Detention report depicts 'culture of carnage'
New figures on self harm in Australian detention centres reveal a "culture of carnage" that leaves the Commonwealth open to being sued for negligence, according to a report released yesterday by the Catholic Commission for Justice Development and Peace (CCJDP) of the Archdiocese of Melbourne.
Figures obtained under Freedom of Information (FoI) revealed 264 incidents of self harm in immigration detention centres between March and October 2001, including 29 involving young people aged up to 20 years. Exposing children to self harm was "best described as institutional child abuse", alleges the report, which was compiled jointly with the Western Young People's Independent Network.
"Current and future governments could be held accountable in the courts for the damage it is knowingly doing to young people," it says.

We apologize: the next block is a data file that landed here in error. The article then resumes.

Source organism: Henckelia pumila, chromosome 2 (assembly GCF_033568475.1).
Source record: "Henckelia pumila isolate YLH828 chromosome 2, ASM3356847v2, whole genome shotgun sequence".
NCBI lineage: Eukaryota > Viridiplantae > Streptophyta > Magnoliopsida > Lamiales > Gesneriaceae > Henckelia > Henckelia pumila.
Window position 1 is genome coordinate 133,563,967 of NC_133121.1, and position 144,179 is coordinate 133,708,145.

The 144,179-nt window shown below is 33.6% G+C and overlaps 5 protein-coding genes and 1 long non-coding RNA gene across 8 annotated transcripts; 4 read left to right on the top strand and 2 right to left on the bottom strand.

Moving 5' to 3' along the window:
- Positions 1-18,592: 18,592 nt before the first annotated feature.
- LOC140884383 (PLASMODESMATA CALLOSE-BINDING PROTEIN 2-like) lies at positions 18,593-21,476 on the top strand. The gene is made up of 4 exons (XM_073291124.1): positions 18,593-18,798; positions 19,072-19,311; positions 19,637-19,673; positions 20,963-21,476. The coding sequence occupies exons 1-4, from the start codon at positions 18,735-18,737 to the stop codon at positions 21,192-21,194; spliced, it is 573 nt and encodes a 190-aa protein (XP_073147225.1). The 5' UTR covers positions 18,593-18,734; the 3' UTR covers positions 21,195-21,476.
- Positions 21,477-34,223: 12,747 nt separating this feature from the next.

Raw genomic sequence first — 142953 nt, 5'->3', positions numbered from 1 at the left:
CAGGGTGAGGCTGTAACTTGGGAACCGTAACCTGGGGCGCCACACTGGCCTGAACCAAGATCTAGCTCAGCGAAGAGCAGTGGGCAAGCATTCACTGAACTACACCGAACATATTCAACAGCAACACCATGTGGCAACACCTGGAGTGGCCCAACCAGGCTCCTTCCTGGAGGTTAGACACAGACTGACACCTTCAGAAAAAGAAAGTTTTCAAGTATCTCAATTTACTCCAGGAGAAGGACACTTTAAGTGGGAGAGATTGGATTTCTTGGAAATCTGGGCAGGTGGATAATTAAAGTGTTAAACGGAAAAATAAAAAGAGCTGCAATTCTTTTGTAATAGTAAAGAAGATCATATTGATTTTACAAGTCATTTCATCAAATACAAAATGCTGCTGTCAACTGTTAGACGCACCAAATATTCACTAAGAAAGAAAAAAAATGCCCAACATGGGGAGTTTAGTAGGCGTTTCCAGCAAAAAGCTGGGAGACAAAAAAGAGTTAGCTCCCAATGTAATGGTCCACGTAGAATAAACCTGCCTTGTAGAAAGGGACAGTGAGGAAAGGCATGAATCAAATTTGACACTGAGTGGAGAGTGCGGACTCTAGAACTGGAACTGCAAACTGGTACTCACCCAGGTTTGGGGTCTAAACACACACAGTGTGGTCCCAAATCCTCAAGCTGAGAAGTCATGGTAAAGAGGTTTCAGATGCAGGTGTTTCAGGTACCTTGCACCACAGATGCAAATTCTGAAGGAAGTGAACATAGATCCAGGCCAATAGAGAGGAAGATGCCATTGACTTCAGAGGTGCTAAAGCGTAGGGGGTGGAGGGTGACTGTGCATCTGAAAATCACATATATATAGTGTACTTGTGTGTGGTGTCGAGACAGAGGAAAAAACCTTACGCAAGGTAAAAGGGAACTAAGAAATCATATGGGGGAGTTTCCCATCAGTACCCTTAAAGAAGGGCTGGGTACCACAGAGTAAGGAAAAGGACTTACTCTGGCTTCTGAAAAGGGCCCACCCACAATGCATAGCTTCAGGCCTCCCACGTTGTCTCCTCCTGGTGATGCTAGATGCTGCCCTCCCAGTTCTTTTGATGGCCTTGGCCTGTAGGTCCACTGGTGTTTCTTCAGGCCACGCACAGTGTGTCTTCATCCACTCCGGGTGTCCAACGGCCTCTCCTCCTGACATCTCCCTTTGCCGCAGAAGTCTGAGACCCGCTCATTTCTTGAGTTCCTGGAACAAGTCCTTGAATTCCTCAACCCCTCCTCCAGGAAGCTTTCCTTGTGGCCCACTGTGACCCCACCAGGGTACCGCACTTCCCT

CCJDP executive officer Marc Purcell said two adults in their 20s, currently on temporary protection visas, were taking legal advice on suing the government, alleging false detention and harm to them at Woomera.
The FoI data reveals children refused to eat, including two aged under two years, four between three and five years, and two between five and eight years of age.
Twenty young people, aged up to 20 years, refused to eat, while nine teenagers aged 17 and 18 had "self-harmed".
The report Damaging Kids, says the high rate of self-harm among adults could be described as a "culture of carnage in DIMIA (Department of Immigration and Multicultural and Indigenous Affairs) institutions."
Immigration Minister Philip Ruddock's spokesman told ABC radio the government had not disguised incidents and the report was part of efforts to put the government under duress to release people.
Catholic Commission for Justice, Development and Peace (Archdioces of Melbourne)
Catholic Church report on self harm in detention centres (ABC Radio 'PM' Windows Media audio report)
Immigrant self-harm 'covered up' in Australia (The Guardian, London)
Australia warned on asylum camps (BBC)
Church finds "culture of carnage" at Australia camps (Reuters)
22 May 2002